SUN Hockey Pool

Road trip a real test for Oilers

After playing eight of their first 11 games at home, the Oilers are leaving on an extended road...

After playing eight of their first 11 games at home, the Oilers are leaving on an extended road trip that will test whether the team's current success is for real. (Codie McLachlan, QMI Agency)

Robert Tychkowski, QMI Agency

, Last Updated: 9:42 PM ET

With 10 of their next 12 games on the road, this is where the Edmonton Oilers find out if they’re for real.

It’s been an out-of-this-world start for the two-time cellar dwellers, but with eight of their first 11 at home, it’s hard to suggest that all of the evidence is in.

These next 12, however, will tell the tale.

“I think so,” said defenceman Tom Gilbert, as the Oilers readied themselves for a six-game, 12-day road trip, followed by a two-game homestand, followed by four road games in six days.

“We have some young guys who haven’t experienced this kind of schedule before and we’re playing some challenging teams in their buildings. It’s going to be a pretty tough stretch.

“And based on how we do, how we play, how we compete in other people’s buildings, it’s going to be a deciding factor in how we finish this year.”

If they make it through this stretch with a winning record, they should start booking those playoff dates. And that’s not an optimistic overstatement — since 1993, 77.5% of teams that held a playoff spot at U.S. Thanksgiving (Nov. 24) ended up making the playoffs at the end of the season.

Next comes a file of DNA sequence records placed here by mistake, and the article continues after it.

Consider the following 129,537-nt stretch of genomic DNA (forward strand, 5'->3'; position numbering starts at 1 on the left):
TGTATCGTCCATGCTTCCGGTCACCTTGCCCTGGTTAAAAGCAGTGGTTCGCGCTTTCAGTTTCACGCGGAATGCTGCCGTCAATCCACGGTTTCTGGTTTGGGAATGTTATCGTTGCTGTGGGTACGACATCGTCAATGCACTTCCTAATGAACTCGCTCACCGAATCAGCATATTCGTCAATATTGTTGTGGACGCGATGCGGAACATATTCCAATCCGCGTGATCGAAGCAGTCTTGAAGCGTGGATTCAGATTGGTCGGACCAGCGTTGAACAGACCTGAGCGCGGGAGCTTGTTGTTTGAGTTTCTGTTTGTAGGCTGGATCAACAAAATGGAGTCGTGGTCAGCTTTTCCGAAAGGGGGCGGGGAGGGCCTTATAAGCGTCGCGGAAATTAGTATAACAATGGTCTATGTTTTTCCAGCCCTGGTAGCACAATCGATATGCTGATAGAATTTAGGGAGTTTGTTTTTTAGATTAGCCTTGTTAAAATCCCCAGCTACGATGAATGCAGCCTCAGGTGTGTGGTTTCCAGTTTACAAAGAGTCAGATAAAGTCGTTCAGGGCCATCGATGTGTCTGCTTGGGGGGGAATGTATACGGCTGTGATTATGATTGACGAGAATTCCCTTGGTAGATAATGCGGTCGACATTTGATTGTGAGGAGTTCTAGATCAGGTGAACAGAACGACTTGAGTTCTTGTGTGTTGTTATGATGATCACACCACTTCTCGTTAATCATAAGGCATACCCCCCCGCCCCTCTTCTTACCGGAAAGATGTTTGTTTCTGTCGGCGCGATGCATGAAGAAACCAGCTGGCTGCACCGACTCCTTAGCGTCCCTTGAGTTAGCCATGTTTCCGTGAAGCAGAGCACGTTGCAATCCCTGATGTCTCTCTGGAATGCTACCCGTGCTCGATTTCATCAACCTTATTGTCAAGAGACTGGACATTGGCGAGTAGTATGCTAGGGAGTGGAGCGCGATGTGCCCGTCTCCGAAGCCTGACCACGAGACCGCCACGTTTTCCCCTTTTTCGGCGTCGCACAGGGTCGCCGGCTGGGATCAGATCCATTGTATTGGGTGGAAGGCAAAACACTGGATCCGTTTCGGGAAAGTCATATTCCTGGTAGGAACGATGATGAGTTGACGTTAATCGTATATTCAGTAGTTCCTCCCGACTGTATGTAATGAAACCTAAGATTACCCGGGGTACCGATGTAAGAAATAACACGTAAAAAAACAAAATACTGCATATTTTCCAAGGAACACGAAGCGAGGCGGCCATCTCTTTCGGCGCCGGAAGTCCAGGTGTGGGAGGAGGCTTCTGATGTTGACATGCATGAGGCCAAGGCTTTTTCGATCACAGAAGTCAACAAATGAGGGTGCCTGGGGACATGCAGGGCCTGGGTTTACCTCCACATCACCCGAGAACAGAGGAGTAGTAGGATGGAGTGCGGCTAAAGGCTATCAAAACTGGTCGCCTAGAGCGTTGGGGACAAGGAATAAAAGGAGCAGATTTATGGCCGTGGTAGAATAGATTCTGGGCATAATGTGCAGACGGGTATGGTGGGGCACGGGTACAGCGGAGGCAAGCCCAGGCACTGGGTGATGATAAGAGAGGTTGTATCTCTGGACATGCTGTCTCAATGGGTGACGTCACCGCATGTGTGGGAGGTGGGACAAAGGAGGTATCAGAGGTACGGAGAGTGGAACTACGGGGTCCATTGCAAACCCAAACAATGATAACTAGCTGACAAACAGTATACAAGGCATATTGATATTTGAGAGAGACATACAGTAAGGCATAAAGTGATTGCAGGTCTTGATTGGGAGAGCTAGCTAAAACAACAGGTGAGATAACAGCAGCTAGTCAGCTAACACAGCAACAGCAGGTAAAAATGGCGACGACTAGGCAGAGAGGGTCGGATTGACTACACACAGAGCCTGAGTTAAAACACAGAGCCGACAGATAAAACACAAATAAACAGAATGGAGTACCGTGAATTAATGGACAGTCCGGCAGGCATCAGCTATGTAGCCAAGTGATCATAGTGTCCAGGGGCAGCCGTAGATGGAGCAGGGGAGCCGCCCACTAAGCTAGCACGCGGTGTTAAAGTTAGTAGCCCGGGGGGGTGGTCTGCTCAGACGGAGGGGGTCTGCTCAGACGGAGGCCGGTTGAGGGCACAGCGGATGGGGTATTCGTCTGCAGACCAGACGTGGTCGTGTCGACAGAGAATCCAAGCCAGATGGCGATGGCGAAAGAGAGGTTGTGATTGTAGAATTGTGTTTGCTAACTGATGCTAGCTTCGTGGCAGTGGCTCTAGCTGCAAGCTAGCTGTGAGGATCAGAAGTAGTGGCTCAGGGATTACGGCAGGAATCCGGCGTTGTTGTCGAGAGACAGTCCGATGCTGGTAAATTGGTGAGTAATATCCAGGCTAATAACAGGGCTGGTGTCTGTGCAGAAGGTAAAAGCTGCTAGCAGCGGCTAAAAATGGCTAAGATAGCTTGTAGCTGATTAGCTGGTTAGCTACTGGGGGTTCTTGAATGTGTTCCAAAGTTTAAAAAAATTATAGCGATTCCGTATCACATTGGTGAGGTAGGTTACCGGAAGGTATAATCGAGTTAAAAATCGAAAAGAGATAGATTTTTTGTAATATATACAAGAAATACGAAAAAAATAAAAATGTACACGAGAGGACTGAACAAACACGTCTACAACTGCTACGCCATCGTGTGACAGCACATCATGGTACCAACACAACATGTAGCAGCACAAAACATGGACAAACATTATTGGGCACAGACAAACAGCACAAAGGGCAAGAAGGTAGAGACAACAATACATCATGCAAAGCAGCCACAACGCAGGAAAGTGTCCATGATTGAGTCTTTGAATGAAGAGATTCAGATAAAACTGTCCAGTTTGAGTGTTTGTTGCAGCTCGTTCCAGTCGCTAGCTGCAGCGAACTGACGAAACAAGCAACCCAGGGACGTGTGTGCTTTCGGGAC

“This is a big run for us. This road trip might make or break our season,” said winger Taylor Hall. “And by the end of November we’re playing 14 games in 27 days; it doesn’t get any easier.”

It’s an important proving ground not just for the team, but for Ryan Nugent-Hopkins, who’ll be making his first extended road swing of the year.

So far he’s had a pretty easy go of it, with head coach Tom Renney picking and choosing his spots. That will be less of an option on the road, where opposition coaches will sic their biggest and best defenders on him.

“It’s my first big road trip ever in the NHL, so it’s going to be key for me to try and get in there and just keep playing my game,” said the 18-year-old. “I’m going to see some different defencemen that I’ve never played against before and in some buildings that I’ve never played in before.

“When you’re at home the fans are all for you. On the road it’s completely different — they get the last change, the atmospheres of the rinks will be a lot different. I’ll have to prepare myself for that.

“It’s going to be a really big month for us.”

Last change, last into the face-off dots, travel schedule — all of the things Edmonton had in its corner for eight of the first 11 are working for the other side now. But the emotion in the buildings might be the toughest thing for a young emotional team to overcome.

“Fans do play a huge role,” said Tom Gilbert, looking ahead to rowdy venues like Montreal, Boston and Chicago. “It’s funny how sports works — if a team gets momentum at home the ball just seems to keep rolling for them and things just seem to go their way.

“It’s like an adrenaline rush sometimes. If you can balance that when you’re playing on the road, block the crowd out, just go out there and focus on your game, it just gives you a better chance.”

Nugent-Hopkins says he’s most looking forward to Montreal.

“You watch the games and see how crazy it is in there,” he said. “It’s going to be pretty fun going there and playing in that atmosphere.”

As for the last-change stuff, Hall says Edmonton’s balance might make that less of an issue than it’s been in the past.

“Horc and Smytty are playing great and Hemmer is coming back soon,” he said. “This isn’t a one-line team by any stretch. Our team is getting a lot of respect in a lot of different categories for a lot of good reasons.”

robert.tychkowski@sunmedia.ca

@SUN_TYCHKOWSKI


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